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COVID-19 drew attention to the construction industry as a sector ripe for entrepreneurship, Brian Turmail, Vice President of Associated General Contractors, told Stacker.

"Construction was one of the relatively few sectors of the economy to be considered essential in much of the country," Turmail said. "There were a lot of people in other lines of work that saw construction as a far more stable career opportunity or business path than other sectors that might be subjected to future government shutdowns."

Construction businesses grew 20% last year—faster than any other year recorded. Applications through August are pacing slightly behind 2021, but are still higher than pre-2021 years.

Still, according to Census data, national construction spending increased about 8.5% from August 2021 to 2022, largely from growth in residential building construction. And business owners' outlooks remain positive; a September survey of AGC members shows that about half of respondents expect to increase sales over the next six months.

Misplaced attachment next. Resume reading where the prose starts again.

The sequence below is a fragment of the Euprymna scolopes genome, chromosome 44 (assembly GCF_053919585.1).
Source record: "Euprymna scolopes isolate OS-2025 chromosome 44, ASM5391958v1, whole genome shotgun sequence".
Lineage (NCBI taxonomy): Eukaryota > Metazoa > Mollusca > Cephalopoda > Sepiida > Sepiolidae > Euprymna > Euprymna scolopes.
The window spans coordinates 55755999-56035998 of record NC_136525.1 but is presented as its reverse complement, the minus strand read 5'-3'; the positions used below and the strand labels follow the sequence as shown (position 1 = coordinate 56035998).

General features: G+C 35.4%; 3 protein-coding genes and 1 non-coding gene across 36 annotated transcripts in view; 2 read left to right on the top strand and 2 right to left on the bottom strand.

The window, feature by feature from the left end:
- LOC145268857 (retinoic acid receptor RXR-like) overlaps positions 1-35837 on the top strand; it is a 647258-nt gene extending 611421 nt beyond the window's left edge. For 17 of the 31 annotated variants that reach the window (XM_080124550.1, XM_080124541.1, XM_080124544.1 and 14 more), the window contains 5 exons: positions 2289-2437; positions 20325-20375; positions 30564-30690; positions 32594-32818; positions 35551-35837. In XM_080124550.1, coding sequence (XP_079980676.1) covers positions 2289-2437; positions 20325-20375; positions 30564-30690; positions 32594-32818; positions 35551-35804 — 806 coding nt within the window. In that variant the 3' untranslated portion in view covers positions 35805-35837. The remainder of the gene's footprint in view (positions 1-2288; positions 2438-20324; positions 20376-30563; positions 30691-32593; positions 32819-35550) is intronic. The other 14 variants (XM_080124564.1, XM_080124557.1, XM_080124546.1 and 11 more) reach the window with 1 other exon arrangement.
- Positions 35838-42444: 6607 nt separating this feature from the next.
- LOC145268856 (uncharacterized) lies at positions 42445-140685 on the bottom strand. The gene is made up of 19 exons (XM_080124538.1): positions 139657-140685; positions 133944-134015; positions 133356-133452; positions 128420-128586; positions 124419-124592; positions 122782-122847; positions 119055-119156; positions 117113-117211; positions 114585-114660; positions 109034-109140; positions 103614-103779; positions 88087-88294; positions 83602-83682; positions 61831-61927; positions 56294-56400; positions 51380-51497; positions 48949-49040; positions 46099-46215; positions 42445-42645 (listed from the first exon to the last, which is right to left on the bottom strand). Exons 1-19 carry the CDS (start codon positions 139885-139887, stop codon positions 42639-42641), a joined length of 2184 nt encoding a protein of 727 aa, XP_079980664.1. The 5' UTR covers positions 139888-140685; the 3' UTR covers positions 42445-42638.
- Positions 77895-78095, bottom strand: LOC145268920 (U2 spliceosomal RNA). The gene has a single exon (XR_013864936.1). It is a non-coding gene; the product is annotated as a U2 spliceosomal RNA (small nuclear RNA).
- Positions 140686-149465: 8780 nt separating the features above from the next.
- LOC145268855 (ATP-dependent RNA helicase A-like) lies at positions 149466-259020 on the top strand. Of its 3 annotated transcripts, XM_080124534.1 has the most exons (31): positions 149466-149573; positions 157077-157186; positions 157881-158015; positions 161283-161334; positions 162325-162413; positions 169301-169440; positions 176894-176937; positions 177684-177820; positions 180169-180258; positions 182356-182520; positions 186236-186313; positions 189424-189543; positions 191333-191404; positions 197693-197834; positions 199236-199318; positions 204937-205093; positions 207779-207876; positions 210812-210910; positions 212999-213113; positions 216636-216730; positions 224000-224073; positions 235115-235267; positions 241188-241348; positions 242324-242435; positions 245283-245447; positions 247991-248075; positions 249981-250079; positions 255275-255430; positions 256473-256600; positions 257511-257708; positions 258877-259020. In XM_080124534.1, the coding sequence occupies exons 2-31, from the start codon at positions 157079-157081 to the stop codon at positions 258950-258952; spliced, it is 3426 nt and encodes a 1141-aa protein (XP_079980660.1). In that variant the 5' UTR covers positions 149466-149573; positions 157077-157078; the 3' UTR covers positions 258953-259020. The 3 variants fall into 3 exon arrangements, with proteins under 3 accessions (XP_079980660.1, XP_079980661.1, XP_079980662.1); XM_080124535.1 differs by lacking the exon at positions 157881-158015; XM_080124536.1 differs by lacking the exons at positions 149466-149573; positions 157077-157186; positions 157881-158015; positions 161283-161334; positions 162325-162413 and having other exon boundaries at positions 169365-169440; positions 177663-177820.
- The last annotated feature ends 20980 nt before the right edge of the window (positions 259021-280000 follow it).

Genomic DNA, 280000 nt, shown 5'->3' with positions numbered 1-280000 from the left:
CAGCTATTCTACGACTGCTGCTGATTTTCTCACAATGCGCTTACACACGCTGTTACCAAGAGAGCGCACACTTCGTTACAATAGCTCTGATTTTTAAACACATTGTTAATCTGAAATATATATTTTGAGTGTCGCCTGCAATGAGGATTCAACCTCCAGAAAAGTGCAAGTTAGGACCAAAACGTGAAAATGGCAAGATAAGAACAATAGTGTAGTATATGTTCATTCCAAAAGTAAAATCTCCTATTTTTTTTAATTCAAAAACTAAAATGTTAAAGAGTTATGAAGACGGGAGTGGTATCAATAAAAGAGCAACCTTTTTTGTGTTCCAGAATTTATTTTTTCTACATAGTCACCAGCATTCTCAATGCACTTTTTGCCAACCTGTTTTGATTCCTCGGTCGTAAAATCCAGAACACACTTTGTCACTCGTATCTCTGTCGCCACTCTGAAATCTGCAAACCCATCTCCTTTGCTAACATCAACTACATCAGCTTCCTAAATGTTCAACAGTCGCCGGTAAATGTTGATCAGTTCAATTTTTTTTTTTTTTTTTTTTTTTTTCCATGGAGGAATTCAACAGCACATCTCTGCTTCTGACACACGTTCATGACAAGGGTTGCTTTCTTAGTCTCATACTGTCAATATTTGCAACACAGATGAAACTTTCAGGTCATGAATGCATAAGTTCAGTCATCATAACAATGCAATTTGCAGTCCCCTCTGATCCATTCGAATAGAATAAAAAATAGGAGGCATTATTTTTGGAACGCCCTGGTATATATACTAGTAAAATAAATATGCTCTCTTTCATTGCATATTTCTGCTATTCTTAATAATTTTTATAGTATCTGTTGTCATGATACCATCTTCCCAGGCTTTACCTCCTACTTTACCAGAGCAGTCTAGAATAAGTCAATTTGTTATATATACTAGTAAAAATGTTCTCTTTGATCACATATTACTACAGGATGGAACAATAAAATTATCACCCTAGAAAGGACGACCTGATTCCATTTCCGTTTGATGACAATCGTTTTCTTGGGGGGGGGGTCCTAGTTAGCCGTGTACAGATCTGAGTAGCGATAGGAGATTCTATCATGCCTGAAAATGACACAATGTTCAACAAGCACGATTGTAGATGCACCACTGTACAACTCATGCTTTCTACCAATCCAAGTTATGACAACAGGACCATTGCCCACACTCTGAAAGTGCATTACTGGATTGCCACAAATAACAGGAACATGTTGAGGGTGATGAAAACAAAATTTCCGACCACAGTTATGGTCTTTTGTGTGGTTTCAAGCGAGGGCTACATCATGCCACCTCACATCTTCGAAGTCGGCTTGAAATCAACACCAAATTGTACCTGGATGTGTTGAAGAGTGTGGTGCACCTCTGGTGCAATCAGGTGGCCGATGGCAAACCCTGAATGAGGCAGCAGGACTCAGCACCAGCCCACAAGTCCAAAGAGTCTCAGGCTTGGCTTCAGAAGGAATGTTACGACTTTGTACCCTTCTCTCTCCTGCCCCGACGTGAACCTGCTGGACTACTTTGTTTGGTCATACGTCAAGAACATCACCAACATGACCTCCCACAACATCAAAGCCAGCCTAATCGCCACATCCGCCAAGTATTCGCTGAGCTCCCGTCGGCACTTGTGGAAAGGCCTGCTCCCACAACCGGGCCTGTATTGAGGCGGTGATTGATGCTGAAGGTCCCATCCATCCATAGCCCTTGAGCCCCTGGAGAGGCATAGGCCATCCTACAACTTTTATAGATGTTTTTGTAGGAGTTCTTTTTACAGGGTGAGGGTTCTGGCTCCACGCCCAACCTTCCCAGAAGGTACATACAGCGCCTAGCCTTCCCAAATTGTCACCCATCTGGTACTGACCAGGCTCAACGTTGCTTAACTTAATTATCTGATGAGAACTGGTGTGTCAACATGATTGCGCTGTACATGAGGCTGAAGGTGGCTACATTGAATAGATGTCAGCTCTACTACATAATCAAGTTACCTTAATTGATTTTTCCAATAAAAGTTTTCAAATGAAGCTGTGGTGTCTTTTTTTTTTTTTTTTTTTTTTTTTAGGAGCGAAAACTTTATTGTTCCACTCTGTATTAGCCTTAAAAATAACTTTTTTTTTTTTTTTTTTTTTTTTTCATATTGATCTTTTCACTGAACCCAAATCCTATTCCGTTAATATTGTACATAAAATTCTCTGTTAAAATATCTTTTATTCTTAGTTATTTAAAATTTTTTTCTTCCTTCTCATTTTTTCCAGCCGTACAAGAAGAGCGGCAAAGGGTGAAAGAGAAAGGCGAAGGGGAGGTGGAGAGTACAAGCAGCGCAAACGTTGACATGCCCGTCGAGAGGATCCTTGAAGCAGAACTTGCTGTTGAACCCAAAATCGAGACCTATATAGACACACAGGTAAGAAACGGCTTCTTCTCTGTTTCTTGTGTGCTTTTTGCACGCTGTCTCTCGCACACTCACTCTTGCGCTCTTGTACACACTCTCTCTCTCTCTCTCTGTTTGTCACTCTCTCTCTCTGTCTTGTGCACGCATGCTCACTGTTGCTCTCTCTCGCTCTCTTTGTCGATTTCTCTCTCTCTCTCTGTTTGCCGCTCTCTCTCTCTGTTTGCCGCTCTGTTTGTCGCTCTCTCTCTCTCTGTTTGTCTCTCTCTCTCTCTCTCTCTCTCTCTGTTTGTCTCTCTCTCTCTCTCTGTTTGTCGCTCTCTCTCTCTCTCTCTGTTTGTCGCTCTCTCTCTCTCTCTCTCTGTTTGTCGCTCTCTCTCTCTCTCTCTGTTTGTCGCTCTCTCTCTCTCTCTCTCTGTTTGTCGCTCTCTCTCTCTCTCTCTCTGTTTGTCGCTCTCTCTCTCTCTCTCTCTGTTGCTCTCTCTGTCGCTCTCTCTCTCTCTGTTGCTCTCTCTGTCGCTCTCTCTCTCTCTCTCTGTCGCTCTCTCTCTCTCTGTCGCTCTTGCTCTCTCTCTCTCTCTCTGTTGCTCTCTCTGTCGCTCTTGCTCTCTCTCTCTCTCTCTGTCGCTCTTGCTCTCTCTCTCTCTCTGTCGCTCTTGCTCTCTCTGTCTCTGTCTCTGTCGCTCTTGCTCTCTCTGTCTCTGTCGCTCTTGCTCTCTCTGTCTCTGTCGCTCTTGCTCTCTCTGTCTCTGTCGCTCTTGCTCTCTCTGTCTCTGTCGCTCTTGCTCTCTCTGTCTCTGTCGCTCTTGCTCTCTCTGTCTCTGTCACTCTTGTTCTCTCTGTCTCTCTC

New companies are less likely to turn into employers

A line chart showing two lines: one with applications that have a high propensity to become businesses with payroll, and one with the percent of business applications that include planned wages.

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The share of business applications that BFS data shows as likely to become employers has been decreasing. That's not to say the volume of businesses likely to become employers is down; it's also increasing, just at a slower rate than overall applications.

Likely future employers—or "high-propensity business applications," as the Census deems them—are determined based on several parts of their EIN application. The evaluation includes whether they are hiring, whether they have a date scheduled to start paying wages, and if they have an NAICS code in certain sectors and subsectors. About 13% of applications have a first wages date planned so far in 2022, which has also been decreasing steadily since 2012.